Mindfulness Part 3: Research, Criticism, and Risks

Mindfulness research began in the 1970s. The current evidence we have is in favor of using programs based on mindfulness to deal with symptoms of certain physical and mental disorders.

However, in 2014 in JAMA, a big analysis regarding research done on meditation was published, saying the evidence found on the positive effects of programs based on meditation is insufficient. According to evidence, meditation is no better than exercise, drugs, etc. though it could be just as good as a treatment. The evidence for improving pain, depression, and anxiety is moderate, while results indicating it could improve distress, stress, and other life quality related problems are low.

Although the number of studies done on mindfulness range in the thousands, the quality of the methodology is overall low, so the results are unreliable. Still, meditation is as popular as ever as a research subject, and there are lots of claims regarding its benefits for plenty of outcomes and conditions. It’s even shown to reduce physical pain.

Behavioral tests, physiological techniques, and neuroimaging have been used in studies on mindfulness. From a neural perspective, mindfulness seems to affect attention and emotional regulation, as well as awareness of the body.

Regarding one’s character, self-acceptance, authenticity, responsibility, and compassion, according to studies, mindfulness helps build a healthier and more coherent sense of identity and self. According to neuroimaging based research, practicing mindfulness leads to changes in the insula, cingulate cortex, frontolimbic network, and the temporoparietal junction. It may also delay or prevent the appearance of Alzheimer or cognitive impairment.

Also, studies done recently seem to indicate mindfulness may influence the expression of your genes, reducing the risk of inflammation caused diseases, and changing biomarkers favorably.

Mindfulness Movement Criticism

Several scholars have been critical of psychological western publications’ representation and definition of mindfulness. The modern understanding of this practice is very different from what appears in Buddhist texts, as well as in commentaries from the Indian Mahayana and Theravada traditions.

According to Adam Valerio, the ongoing conflict of scholars over the definition, understanding, and popular representation of mindfulness may be due to a paradigmatic, institutional, and personal battle trying to own the practice. The way writers, researchers, and academics are invested in this is similar to religious conflicts.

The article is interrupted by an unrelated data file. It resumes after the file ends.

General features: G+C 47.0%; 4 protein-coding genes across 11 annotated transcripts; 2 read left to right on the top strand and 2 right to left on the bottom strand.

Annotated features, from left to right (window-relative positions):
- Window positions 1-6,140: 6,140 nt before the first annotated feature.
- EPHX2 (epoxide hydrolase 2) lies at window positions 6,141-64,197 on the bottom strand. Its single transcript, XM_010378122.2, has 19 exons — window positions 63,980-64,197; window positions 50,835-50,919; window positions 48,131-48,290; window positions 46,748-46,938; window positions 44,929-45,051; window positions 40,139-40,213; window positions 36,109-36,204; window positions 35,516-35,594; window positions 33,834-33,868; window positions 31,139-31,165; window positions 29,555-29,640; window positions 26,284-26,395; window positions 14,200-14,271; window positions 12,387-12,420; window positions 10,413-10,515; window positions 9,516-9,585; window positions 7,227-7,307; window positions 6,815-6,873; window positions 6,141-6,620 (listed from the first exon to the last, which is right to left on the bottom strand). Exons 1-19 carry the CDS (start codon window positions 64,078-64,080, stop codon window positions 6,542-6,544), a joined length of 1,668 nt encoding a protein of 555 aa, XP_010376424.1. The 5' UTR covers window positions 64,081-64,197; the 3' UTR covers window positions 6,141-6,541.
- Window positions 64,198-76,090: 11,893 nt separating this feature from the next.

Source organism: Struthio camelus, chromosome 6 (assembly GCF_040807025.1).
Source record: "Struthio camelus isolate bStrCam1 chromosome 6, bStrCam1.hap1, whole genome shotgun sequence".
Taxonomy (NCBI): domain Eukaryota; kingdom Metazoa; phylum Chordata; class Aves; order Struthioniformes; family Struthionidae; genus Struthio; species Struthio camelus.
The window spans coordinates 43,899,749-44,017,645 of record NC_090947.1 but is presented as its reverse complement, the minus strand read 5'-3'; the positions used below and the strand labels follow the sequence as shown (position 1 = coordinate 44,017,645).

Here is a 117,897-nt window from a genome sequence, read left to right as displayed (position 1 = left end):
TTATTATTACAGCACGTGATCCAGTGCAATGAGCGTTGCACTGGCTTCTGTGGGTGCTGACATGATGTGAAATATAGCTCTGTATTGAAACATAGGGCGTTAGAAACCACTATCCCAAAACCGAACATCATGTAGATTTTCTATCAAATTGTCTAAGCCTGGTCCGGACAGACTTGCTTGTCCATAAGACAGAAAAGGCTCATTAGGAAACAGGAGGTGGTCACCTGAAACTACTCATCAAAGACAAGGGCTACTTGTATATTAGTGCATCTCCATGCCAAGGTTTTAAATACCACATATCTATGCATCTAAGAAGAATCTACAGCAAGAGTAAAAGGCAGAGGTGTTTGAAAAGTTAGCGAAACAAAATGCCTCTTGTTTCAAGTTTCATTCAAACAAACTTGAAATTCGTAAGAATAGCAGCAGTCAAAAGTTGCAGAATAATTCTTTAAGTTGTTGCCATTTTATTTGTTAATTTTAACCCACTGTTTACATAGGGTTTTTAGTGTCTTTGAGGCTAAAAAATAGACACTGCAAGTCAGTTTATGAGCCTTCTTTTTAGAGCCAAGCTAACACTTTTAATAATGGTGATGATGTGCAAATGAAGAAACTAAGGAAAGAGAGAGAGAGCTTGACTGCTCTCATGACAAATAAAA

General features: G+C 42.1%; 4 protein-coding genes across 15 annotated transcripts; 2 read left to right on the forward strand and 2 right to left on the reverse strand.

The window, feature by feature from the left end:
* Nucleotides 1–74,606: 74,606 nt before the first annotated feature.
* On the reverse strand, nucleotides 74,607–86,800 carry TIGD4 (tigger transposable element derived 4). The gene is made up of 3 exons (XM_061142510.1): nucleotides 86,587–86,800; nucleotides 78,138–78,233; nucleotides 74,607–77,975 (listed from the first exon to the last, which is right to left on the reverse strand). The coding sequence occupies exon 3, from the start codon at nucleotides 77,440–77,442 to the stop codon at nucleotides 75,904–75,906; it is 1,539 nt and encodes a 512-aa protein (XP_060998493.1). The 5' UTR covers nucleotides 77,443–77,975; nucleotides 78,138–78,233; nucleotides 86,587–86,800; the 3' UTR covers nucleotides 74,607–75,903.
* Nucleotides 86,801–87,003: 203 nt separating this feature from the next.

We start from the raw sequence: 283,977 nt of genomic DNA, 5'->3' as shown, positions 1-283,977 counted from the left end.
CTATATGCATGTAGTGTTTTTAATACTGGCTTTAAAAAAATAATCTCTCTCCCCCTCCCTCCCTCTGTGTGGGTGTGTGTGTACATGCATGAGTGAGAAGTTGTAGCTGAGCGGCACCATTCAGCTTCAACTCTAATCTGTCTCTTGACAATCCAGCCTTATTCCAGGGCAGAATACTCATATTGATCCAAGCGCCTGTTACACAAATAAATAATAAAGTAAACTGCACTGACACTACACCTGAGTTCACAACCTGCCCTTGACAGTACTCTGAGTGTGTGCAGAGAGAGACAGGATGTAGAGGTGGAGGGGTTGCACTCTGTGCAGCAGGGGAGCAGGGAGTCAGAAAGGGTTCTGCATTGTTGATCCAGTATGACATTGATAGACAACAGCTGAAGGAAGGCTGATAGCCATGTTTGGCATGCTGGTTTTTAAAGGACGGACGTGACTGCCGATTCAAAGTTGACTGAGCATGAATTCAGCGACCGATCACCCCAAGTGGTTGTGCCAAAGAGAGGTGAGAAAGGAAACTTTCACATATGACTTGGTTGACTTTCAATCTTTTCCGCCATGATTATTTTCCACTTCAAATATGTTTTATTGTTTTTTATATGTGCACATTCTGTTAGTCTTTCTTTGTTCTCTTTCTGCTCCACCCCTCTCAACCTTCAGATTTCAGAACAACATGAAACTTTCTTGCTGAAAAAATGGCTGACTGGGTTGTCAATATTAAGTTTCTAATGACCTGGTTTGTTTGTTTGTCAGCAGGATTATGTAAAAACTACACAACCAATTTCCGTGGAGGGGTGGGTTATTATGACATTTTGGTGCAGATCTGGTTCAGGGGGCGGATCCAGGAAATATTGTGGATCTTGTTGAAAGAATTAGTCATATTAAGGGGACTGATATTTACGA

Some critics termed turning mindfulness into a commodity as McMindfulness. As indicated by Safran, a well-made marketing strategy is responsible for mindfulness’ popularity. It was marketed as a dream, as a makeover for your identity leading to an ideal lifestyle.

Loy and Purser claim the practice is no longer used to give one insight into the roots of delusion, ill will, and greed. Instead, it’s currently a self-help technique, therapeutic and banal. It may even have the opposite effect and reinforce the passions it was supposed to quench.

Modern mindfulness is used to help with stress, while the Buddhist version is designed to awaken compassion, social harmony, and wise action. Privatizing mindfulness ignores the organizational and societal causes of discomfort and stress. Instead, it encourages you to adapt to the situation. Without looking closely at the society causing these conditions, mindfulness may be used to reinforce consumer capitalism and to justify it.

Buddhists are critical of the mindfulness movement which is presented as the same as the Buddhist version, when it may have undesirable and denatured consequences, like straying from Buddhist ethics.

Mindfulness Risks

Through the media, we’ve learned of those suffering from unusual effects from mindfulness, like increased anxiety and fear, meltdowns or panic after practicing it. However, academic articles have written on the rarity of such effects, and their appearance seems to be due to a weak understanding of the practice.

To avoid such side effects, we recommend you study mindfulness meditation further. If you haven’t read the other parts of this article, get to it.

Mindfulness works for as long as you practice it. Studying the subject every once in a while may also bring you back to presence.

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